Or a better title: WordPress can drive you crazy but probably the solution is a simple one … if you know where to look.
Yesterday I went down a rabbit hole trying to learn a better way to make changes to a WordPress theme. I’m still down the rabbit hole and learning on that one. Although I see why it’s easy to want to make the changes the way most people suggest.
You’ll be updated with a tutorial once I make my way out the other side. Today I actually want to talk about another issue, also WordPress related.
Last night, after writing a 1000+ word post in notepad, copying and pasting it into the WordPress WYSIWG editor and hitting save, it showed 73 words saved.
I freaked out. That is to say, I cut my accountability partner off in mid update and promptly spent the next 90 minutes trying to figure out what the bleep bleep bleepity was going on.
After turning off all the plugins, after switching the theme out to default, after logging into ftp and resetting the plugins folder, after going into phpMyAdmin and (thank god not messing anything up), I found the culprit.
Notepad. Specifically it was the format aka encoding, in which I was saving my notepad files.
Make sure to click UTF-8.
This is the beauty of notepad, you can write code in it and not get weird and extraneously added characters. Or at least you’re not supposed to get them.
From what I figured out, WordPress uses UTF-8 encoding. Since I was saving my notepad files with ANSI encoding, I was getting weird characters after I copied and pasted.
Looking over several of the previous posts, I see the same weird characters showing up. I don’t know why, on yesterdays specific post, they decided to break things.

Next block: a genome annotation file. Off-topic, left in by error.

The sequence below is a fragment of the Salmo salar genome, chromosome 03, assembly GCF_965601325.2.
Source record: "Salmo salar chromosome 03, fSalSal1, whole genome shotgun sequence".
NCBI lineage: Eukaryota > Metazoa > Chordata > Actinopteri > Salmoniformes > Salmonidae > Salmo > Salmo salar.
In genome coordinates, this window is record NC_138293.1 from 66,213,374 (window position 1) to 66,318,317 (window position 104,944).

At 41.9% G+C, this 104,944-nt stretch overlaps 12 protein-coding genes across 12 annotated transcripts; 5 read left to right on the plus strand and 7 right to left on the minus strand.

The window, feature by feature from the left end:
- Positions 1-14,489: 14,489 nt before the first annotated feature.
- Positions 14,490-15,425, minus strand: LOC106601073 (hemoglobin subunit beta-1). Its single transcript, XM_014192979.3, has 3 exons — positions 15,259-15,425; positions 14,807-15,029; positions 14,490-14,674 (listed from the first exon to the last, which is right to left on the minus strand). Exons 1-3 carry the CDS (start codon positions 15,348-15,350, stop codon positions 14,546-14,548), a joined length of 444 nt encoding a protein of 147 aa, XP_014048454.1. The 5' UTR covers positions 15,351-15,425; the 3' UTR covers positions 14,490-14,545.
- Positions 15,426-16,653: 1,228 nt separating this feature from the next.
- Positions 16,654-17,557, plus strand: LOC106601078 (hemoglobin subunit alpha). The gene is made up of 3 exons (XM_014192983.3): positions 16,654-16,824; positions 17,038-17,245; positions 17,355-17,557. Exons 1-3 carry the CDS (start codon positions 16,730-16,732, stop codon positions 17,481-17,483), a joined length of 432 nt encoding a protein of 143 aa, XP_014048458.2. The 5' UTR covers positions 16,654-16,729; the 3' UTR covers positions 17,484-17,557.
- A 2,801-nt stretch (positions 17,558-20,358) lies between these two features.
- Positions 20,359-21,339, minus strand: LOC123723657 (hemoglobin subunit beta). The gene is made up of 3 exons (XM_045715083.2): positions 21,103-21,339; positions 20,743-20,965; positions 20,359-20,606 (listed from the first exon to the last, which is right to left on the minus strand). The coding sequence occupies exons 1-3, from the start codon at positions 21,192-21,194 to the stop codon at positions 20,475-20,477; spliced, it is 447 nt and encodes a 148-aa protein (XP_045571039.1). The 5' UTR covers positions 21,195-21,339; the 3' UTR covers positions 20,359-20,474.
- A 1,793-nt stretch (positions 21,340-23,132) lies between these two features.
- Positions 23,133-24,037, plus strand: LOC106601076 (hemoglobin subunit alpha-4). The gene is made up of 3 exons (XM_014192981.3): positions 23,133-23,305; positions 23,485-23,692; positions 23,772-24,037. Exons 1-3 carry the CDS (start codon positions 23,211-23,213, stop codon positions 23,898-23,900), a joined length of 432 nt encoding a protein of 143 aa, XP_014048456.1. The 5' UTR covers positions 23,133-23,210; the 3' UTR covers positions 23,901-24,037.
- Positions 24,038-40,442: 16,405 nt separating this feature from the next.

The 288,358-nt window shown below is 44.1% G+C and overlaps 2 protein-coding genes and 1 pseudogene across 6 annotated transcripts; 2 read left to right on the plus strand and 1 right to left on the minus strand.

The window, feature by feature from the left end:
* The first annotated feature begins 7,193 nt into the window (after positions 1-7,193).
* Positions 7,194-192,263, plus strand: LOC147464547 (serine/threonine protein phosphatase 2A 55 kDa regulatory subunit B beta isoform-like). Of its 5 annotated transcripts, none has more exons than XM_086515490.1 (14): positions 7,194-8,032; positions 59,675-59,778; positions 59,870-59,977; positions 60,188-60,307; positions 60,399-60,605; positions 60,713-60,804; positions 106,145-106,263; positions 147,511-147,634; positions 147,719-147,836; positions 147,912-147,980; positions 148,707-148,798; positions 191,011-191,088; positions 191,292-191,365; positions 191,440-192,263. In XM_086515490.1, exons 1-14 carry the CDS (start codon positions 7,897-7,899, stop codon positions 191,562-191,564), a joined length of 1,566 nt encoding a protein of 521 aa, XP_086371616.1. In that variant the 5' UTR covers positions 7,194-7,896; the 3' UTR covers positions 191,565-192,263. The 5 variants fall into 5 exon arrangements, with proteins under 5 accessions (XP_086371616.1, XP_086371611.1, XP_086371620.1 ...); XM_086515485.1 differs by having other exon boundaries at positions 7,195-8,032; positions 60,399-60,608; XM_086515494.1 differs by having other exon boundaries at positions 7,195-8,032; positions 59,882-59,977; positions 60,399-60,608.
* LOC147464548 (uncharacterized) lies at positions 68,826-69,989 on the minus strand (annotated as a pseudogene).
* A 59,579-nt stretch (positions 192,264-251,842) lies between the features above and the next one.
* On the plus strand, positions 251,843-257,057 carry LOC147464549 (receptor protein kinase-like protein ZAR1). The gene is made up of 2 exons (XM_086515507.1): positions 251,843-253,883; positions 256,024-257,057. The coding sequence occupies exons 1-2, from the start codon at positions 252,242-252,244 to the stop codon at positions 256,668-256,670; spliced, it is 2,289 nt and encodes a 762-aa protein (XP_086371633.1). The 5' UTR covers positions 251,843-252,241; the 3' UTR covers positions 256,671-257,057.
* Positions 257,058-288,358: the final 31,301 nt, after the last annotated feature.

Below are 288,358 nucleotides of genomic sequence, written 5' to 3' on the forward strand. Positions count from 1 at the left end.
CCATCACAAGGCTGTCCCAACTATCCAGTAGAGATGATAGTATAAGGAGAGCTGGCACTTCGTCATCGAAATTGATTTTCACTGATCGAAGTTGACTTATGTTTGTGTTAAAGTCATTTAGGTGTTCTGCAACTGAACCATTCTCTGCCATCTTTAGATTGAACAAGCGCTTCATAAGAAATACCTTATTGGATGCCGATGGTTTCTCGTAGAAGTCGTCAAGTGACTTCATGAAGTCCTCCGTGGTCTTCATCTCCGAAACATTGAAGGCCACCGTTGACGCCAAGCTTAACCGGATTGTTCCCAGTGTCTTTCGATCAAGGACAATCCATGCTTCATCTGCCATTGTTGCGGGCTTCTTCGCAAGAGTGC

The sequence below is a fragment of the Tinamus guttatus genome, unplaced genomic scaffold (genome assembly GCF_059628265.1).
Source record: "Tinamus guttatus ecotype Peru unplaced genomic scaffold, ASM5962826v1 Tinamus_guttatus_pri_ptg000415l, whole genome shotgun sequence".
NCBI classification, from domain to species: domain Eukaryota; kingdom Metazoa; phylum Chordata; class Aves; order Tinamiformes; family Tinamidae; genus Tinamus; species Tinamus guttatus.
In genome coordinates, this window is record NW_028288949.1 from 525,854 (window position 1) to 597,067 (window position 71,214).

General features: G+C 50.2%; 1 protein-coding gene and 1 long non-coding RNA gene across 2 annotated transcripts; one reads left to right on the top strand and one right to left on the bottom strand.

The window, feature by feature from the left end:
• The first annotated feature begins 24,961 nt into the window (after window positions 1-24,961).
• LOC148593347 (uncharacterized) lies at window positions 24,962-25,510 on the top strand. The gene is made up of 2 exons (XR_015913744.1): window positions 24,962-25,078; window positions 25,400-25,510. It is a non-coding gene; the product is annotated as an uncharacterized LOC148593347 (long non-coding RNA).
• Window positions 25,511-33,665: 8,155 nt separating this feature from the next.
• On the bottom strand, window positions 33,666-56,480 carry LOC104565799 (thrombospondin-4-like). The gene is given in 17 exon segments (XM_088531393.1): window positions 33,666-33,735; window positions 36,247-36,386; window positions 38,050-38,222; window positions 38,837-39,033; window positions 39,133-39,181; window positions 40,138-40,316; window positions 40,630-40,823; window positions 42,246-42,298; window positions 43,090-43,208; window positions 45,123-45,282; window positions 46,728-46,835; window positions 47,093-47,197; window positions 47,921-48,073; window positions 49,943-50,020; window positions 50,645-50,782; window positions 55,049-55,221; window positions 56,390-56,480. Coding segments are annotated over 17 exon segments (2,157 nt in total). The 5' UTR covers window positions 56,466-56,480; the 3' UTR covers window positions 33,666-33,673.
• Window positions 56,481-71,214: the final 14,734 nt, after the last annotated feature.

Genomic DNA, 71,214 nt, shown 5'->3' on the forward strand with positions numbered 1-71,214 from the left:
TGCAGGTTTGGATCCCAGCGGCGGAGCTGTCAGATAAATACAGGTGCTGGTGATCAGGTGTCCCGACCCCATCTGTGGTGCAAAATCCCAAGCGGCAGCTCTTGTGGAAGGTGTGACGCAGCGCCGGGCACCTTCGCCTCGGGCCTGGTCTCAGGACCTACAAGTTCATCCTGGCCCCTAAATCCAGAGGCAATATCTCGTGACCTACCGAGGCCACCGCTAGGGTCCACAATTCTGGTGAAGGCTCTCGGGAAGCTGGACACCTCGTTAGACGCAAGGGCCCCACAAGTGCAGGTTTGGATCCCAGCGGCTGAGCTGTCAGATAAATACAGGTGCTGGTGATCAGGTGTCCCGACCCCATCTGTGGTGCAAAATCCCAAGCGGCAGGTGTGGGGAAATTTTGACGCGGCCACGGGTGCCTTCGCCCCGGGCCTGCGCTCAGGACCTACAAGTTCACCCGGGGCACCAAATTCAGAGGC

I do know that once I removed the characters, saved the file with UTF8 encoding in notepad, copied and pasted again into the WYSIWG editor in WordPress, it saved all 1000+ words.
Another question you may have is why don’t I just write in the editor to begin with, then I wouldn’t have these types of issues?
I’m glad you asked. I use notepad so I have a text version of my posts. It’s like a redundant backup.
I also have backups of all my files and databases from WordPress. But those are for the server. It’s actually quite the process to go into a mySQL database and get a clean text version of posts.
It takes very little space on my computer to save them as .txt files in notepad. I can then take what I’ve written and repurpose it for somewhere else without ever needing access to the internet.
If I only had the post saved on my blog, I couldn’t do that.
So moral of the story, check your encoding first if you find you can’t save a full blog post in your WYSIWIG editor.
You’ll at least save yourself 75 minutes, if encoding is the culprit. If it’s not, then you won’t be wasting your time turning off all the plugins, switching the theme to default, resetting the plugins folder via FTP, or going into phpMyAdmin and repairing things.
Simple solutions first.
Now I’m heading back down into that ‘learn a better way’ rabbit hole and muttering simple solutions significantly save sanity…
I fear mine may already be lost. 🙂